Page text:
- Well-done – 156°F and up for1 to 3 hours
Finish Cooking on the Stovetop
When desired cooking time has been reached, remove the bagged steak from the stock pot. Line a plate with paper towel. Remove the steak from the bag and place it on the plate with a paper towel.
Carefully pat dry the steak with the paper towel. Make sure the steak is very dry on both sides.
Notice that the steak is not brown on the surface after sous vide. To achieve a nice brown color, added texture and flavor, sear the steak in a skillet. You can also opt to sear the steak in the grill.
Pre-heat the cast iron or stainless steel skillet. Add one tablespoon of cooking oil to the skillet and place it on the hottest burner.
Place steak in the skillet with tongs. You may add one tablespoon of butter char and blacken to allow steak to quickly achieve a dark crust. It will also add a charred and slightly bitter flavor to your steak.
You may omit the butter for a cleaner-tasting steak. Cook the steak for about two minutes on each side.
Many say the Reverse Sear is the best way to cook a thick steak. Cooking thick steak in the oven first and then searing in a hot pan will give you a tender and perfect thick steak with a burnished and crisp crust.
Using the reverse sear cooking method on your thick steak will give you dinner that is evenly cooked. It should also have crisp and browned crust with pink and tender meat underneath. Cooking thick steak at its driest possible state will give you the moistest thick steak.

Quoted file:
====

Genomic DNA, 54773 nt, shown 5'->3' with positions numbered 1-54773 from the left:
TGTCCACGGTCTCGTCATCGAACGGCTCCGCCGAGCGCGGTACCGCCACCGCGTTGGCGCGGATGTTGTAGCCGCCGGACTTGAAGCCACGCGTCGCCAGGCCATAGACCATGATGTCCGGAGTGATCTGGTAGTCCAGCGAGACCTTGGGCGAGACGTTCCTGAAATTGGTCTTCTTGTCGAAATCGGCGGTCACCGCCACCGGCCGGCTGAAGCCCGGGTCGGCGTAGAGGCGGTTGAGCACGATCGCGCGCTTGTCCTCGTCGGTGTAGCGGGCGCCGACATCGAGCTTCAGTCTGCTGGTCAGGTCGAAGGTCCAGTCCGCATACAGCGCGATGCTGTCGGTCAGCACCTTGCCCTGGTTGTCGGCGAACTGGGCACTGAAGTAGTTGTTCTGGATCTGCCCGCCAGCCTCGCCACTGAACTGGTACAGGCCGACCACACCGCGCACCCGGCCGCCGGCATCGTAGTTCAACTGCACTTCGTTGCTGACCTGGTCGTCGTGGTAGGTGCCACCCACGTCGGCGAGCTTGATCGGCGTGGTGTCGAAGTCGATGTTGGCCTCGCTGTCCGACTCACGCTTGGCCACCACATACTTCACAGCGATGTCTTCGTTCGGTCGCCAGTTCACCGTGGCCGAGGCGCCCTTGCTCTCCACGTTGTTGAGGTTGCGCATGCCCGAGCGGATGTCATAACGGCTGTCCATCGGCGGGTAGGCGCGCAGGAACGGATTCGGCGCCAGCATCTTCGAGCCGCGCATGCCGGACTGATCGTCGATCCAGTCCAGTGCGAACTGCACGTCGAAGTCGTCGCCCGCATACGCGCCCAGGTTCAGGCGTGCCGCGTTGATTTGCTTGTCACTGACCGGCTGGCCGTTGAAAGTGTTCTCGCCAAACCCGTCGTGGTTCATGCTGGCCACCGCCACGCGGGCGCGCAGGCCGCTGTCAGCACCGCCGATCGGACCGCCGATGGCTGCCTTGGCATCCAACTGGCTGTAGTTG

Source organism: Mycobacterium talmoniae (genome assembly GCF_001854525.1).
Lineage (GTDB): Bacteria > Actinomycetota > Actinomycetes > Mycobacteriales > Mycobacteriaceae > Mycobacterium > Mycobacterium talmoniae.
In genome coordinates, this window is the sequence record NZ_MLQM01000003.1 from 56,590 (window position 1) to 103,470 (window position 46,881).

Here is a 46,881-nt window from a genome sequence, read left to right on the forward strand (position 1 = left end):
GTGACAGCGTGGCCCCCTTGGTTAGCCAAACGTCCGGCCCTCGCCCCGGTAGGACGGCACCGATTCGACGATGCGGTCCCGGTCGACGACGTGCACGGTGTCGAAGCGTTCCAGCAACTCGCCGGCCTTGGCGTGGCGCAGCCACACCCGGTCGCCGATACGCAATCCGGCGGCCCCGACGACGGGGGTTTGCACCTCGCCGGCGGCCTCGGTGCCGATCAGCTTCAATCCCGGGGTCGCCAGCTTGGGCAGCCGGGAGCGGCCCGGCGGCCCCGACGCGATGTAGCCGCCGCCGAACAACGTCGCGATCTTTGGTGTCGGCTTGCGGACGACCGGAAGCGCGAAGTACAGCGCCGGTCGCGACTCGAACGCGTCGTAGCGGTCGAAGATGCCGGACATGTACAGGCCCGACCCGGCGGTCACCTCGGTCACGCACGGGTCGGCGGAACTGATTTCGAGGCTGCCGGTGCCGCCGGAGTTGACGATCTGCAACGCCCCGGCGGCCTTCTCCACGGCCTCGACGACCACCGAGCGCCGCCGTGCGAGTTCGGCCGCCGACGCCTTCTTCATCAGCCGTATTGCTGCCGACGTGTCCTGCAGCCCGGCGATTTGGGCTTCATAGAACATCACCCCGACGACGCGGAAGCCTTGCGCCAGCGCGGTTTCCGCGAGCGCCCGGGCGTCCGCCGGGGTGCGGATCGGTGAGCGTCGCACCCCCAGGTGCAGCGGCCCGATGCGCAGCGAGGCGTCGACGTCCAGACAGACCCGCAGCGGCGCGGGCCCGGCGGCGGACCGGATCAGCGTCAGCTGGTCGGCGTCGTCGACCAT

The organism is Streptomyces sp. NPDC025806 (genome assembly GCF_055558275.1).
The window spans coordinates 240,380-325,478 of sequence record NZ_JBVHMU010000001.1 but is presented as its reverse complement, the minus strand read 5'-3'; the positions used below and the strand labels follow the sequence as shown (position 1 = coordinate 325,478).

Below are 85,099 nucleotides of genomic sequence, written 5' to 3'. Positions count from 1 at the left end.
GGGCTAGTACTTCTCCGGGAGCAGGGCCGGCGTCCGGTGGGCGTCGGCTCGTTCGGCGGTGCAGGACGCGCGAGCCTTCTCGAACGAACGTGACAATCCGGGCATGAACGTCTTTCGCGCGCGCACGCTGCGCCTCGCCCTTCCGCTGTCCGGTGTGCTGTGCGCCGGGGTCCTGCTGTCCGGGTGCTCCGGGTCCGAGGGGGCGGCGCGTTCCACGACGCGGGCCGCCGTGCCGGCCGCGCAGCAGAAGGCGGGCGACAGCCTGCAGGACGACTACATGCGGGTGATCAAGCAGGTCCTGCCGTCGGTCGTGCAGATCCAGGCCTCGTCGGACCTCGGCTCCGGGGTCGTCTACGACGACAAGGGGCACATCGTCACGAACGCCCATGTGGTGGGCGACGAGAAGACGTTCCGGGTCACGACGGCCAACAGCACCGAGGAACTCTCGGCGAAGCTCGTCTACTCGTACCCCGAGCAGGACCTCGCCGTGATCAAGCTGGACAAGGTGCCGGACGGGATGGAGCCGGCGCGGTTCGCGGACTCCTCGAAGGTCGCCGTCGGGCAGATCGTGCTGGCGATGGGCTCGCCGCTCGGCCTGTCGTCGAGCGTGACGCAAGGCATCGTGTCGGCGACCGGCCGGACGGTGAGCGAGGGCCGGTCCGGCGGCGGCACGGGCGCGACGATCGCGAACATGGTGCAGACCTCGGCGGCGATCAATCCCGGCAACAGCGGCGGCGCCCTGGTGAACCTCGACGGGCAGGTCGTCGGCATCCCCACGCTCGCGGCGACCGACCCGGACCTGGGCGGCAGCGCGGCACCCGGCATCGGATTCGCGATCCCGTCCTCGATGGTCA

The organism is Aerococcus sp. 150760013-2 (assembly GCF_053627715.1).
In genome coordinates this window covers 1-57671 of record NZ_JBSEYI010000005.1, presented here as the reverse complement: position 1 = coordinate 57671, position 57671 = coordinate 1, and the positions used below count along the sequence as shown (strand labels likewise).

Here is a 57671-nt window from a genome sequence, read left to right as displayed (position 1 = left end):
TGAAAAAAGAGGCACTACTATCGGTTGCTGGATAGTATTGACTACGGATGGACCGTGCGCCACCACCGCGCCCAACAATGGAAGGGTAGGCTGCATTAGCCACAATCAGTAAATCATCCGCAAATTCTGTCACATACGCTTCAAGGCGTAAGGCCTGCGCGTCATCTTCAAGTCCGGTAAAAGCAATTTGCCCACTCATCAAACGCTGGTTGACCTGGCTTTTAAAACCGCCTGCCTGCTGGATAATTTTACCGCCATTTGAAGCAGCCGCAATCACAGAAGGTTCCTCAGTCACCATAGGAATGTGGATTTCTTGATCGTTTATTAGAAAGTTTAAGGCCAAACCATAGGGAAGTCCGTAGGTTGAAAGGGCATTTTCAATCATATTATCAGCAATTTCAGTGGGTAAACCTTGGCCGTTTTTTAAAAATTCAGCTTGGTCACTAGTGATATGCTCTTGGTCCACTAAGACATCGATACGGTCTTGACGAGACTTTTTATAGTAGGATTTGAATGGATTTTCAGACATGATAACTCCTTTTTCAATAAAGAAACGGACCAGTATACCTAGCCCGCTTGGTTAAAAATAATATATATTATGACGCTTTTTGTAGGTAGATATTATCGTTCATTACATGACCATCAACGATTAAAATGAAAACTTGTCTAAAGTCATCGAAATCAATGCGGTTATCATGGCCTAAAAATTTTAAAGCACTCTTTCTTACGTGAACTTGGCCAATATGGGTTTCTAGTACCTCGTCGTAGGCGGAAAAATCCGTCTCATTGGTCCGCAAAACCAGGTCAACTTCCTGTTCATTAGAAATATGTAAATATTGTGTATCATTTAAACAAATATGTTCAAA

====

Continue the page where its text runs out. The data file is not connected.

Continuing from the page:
Never get intimidated with a thick steak because there are tried and tested techniques on how to easily cook thick steaks to perfection.
Why is it better to cook thick steaks rather than thin steaks?
Cooking thick steaks allows for better insulation, which makes it easier to achieve precise doneness. Thicker steaks also have a more desirable texture and tend to be juicier compared to thin steaks.
What is the preferred thickness for the best-tasting steaks?
The most excellent tasting steaks are typically around 1 ½ to 2 inches thick. Steak masters often prefer these thicknesses as they provide better flavor and texture.
What is the difference between grilling and pan-searing thick steaks?
Grilling thick steaks on a charcoal grill imparts a rich smoky flavor due to the real hardwood coal or charcoal briquettes. On the other hand, pan-searing thick steaks creates a nice crust and can be done in the oven and finished in a hot pan.
How can I ensure even cooking when grilling?
For grilling thick steaks, it’s recommended to use indirect heating. Start by placing the steaks on the cooler side of the charcoal grill, allowing them to cook evenly on the inside and out. Then, transfer them to the hot portion of the grill for searing.
What is the reverse sear method for cooking?
The reverse sear method involves cooking the steak first in the oven at a low temperature until it reaches the desired internal temperature. Afterward, the steak is seared in a hot pan or on a grill to develop a crispy crust.
Can I use the sous vide method to cook?
Yes, the sous vide method is an excellent technique for cooking thick steaks. It involves vacuum sealing the steak and cooking it in a water bath at a controlled temperature. This method ensures precise cooking and results in a tender and flavorful steak.
As a mom of two angels, I credit myself in making meals with high concentration yet the balance of nutrition. I pay good care about the health of my family and everyone. Thus, you will find most of my recipes focus on healthy ingredients.